The Goodnotes app allows you to import PDF documents and use them as page templates so I created a set of Genealogy worksheets that I use to create my notebooks. The worksheets have a grey margin so they can be printed and hole punched or spiral bound and they’re just PDF files so you could print them out and use them without an iPad if you wanted.

The reason I love using the iPad is that it’s easy to import images, copy text, share my notebooks with others, and make my handwriting look neat using the zoom feature. Obviously I also use my iPad for other things like watching movies and using apps so it was well worth the investment for me. I carry it everywhere because I use it to organize my whole life (and it’s lightweight) so I’m never without my genealogy research. Also, the app I use creates a backup of my genealogy notebook whenever I change something and stores the backup in two different spots online (Google and Dropbox) so even if something happened to my iPad I wouldn’t lose any of my work.

Here’s a video explaining the whole process:

And if you’re ready to try them out you can purchase the full set of 100 genealogy worksheets here and if you subscribe to my email list, I’ll even send you a discount code for the shop:



iPAD + GOODNOTES + WORKSHEETS

Here are 10 things you can do for genealogy using my iPad + Goodnotes + Worksheets system:

1. Create photo pages to help you identify people in group photos. You can insert a photo into your digital notebook and either crop it down to divide it into a photo of each person or use your pencil to write the names right on top of the photo (being able to erase and fix mistakes as they come up).

2. Copy and paste text (type or handwritten) from one ancestor to another. It’s easy to “lasso” text and copy it to another person so shared events (like marriage) or information (like a set of children) don’t have to be rewritten.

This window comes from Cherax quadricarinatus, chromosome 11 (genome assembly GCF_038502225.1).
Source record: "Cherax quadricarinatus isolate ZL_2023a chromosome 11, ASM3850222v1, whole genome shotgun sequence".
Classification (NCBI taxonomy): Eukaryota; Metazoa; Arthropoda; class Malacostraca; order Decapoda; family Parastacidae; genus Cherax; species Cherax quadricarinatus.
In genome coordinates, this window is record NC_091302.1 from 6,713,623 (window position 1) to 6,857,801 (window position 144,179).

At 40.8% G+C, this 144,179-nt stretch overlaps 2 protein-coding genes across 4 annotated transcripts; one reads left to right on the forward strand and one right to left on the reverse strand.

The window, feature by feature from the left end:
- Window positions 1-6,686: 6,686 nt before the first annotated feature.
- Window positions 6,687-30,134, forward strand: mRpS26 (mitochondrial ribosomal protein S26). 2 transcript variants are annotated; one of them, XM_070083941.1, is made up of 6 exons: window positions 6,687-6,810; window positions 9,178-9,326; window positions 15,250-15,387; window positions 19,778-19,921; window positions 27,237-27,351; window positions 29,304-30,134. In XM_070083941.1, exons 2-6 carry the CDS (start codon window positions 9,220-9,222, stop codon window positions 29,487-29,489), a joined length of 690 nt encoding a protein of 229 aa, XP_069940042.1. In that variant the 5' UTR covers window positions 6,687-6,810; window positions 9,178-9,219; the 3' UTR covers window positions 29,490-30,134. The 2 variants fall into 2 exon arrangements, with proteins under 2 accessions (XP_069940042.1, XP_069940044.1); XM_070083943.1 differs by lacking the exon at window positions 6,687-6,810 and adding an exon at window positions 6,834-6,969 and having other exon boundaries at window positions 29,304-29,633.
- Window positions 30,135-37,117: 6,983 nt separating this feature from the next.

3. Clip newspaper articles from Newspapers.com and put related articles on the same digital notebook page. You can also use the newspaper worksheets to write down notes and information found in each article.

4. Export your entire notebook to a PDF file and email it to your relatives. You can also export or print each page individually which makes it easy to update your print notebook or only share select information with someone.

5. Use the zoom feature to improve your handwriting. The zoom feature enlarges part of the page so you can write more legibly. I also use the zoom feature to look at details in documents or photos.

6. Paste research documents into your notebook from Ancestry so you always have a hard copy. For each census I have a census worksheet where I write out all of the information and then I follow that with a page that has an image of the census and a zoomed-in area with the particular information I’m interested in.

7. Carry your genealogy everywhere. Having all of my research, information, and photos in my purse wherever I am means I can quickly do a little genealogy when I’m waiting at the doctor’s office or sitting in my car at school pickup. It also means I can share my family with people whenever it comes up.

8. Use the checklists to prompt your research. Most of my genealogy worksheets comes with a checklist that tells you where you might find information about a particular genealogical event (like marriage or death). The checklist helps you keep track of the sources you’ve already found and gives you ideas about sources you haven’t hit yet.